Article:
The statement of the Assembly of Migrant Hunger Strikers explains that the lives of migrants have become even more unbearable as workers “salaries and pensions are cut and prices rise.” Migrants have become targets more often and their lives more vulnerable.


“Far right discourse is reproduced through the media when they talk about us. On issues of migration, the propaganda of fascist and racist parties and groups has become the formal language of the State while their ‘proposals’ have already become government policy: the wall in Evros, floating detention centres and a European army in the Aegean, repression in the cities, massive deportations.”


Under these conditions faced by the striking migrants, it is imperative not to remain silent, and to lend support for the demands of the migrants.


Intellectuals of Greece, Europe, and elsewhere must express their solidarity by lending support for the demands of the migrants and participating in their struggle and defense.


Public expressions of solidarity and support are urgently needed as the deadline for striking migrants to leave the Law School of Athens’ is currently under consideration.




We, the authors, wish to express our solidarity with the 300 migrant workers on hunger strike in Greece. Their struggle is an important part of the struggle for migrant justice and human rights all over the world.


(Signatories are listed here in personal capacity only. If you support this statement, please sign the petition.)


Michael Albert (ZNet) – USA

Peter Bohmer (Faculty in Economics at The Evergreen State College, and Olympia Movement for Justice and Peace, Olympia, Washington) – USA

Irina Cerica (Global Balkans Network) – Canada

Andrej Grubacic (Global Balkans Network, ZNet) – USA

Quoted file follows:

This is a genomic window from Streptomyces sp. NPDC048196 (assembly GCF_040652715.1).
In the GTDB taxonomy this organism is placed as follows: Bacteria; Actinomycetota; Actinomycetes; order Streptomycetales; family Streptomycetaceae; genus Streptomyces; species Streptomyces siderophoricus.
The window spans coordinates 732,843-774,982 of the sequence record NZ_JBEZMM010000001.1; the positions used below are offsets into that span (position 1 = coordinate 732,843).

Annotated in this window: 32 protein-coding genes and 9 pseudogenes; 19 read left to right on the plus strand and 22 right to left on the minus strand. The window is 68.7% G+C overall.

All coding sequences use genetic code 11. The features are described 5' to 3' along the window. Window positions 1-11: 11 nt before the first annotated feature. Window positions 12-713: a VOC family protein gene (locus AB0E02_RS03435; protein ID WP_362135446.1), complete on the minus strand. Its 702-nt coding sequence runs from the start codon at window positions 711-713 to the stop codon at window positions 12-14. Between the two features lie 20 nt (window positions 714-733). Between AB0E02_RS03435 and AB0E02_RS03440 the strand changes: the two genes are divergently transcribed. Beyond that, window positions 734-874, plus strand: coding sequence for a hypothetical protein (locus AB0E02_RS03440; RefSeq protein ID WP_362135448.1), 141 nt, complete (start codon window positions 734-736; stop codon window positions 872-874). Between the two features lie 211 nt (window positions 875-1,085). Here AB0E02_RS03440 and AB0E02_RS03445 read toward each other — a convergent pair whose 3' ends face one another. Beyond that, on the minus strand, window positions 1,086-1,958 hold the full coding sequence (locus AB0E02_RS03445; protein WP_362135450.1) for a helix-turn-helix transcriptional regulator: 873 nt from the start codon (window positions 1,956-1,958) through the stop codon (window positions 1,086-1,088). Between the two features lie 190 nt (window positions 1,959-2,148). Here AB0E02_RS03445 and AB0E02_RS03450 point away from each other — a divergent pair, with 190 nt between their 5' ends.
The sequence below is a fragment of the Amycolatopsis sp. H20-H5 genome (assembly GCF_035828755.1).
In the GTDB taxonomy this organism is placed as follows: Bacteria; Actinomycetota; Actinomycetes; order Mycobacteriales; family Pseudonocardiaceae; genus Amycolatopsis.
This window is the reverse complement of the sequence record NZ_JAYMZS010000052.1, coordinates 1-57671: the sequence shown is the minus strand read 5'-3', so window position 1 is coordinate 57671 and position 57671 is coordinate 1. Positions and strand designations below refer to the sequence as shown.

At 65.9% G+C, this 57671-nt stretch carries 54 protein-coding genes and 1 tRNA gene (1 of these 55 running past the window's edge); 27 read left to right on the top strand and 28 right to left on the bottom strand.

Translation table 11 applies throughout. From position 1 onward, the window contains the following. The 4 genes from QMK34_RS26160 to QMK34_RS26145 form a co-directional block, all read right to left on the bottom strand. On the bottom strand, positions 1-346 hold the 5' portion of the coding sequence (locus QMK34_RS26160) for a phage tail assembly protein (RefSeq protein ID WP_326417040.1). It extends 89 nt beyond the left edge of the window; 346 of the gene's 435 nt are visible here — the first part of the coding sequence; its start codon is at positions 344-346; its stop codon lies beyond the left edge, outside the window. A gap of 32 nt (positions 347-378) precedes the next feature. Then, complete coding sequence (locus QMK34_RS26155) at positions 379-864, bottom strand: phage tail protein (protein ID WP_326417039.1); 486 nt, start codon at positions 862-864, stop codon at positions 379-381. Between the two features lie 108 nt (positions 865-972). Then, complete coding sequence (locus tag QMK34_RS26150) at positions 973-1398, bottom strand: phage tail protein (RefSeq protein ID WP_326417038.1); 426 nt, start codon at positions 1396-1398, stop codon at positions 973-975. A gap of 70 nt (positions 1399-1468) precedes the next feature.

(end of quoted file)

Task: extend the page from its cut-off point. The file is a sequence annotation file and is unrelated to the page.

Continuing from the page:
Harpreet K Paul (Project for a Participatory Society) – United Kingdom

Nikos Raptis (ZNet) – Greece

Deric Shannon (Worker Solidarity Alliance, Queers Without Borders) – USA

Chris Spannos (ZNet) – USA

Tamara Vukov (Global Balkans Network) – Canada

Abbey Willis (Worker Solidarity Alliance, Queers Without Borders) – USA
(If you support this statement, please sign the petition.)

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Declaration of solidarity with the hunger strikers – Call for a week of action!

Posted by clandestina on 26 January 2011

Declaration of solidarity with the hunger strikers in Greece – Legalisation and equal rights now – Call for a week of action!

The 25th of January is the day on which 300 migrants in Greece started a hunger strike. Their demand is a collective legalisation of all the people excluded from Greek society based on their status – be it asylum seekers, not recognised refugees, illegalised people, exploited migrant labourers. It is not the first hunger strike in Greece where human beings are forced to use such a drastic measure to fight for their rights.


We are migrant men and women from all over Greece. We came here due to poverty, unemployment, wars and dictatorships. The multinational companies and their political servants did not leave another choice for us than risking 10 times our lives to arrive in Europe’s door. […] We came to Greece and we are working to support ourselves and our families. We live without dignity, in the darkness of illegalness so that employers and state’s services can benefit from the harsh exploitation of our labour. We live from our sweat and with the dream, some day, to have equal rights with our Greek fellow workers. […] The answer to the lies and the cruelty has to be given now and it will come from us, from migrant men and women. We are going in the front line, with our own lives to stop this injustice. We ask the legalization of all migrant men and women, we ask for equal political and social rights and obligations with Greek workers.”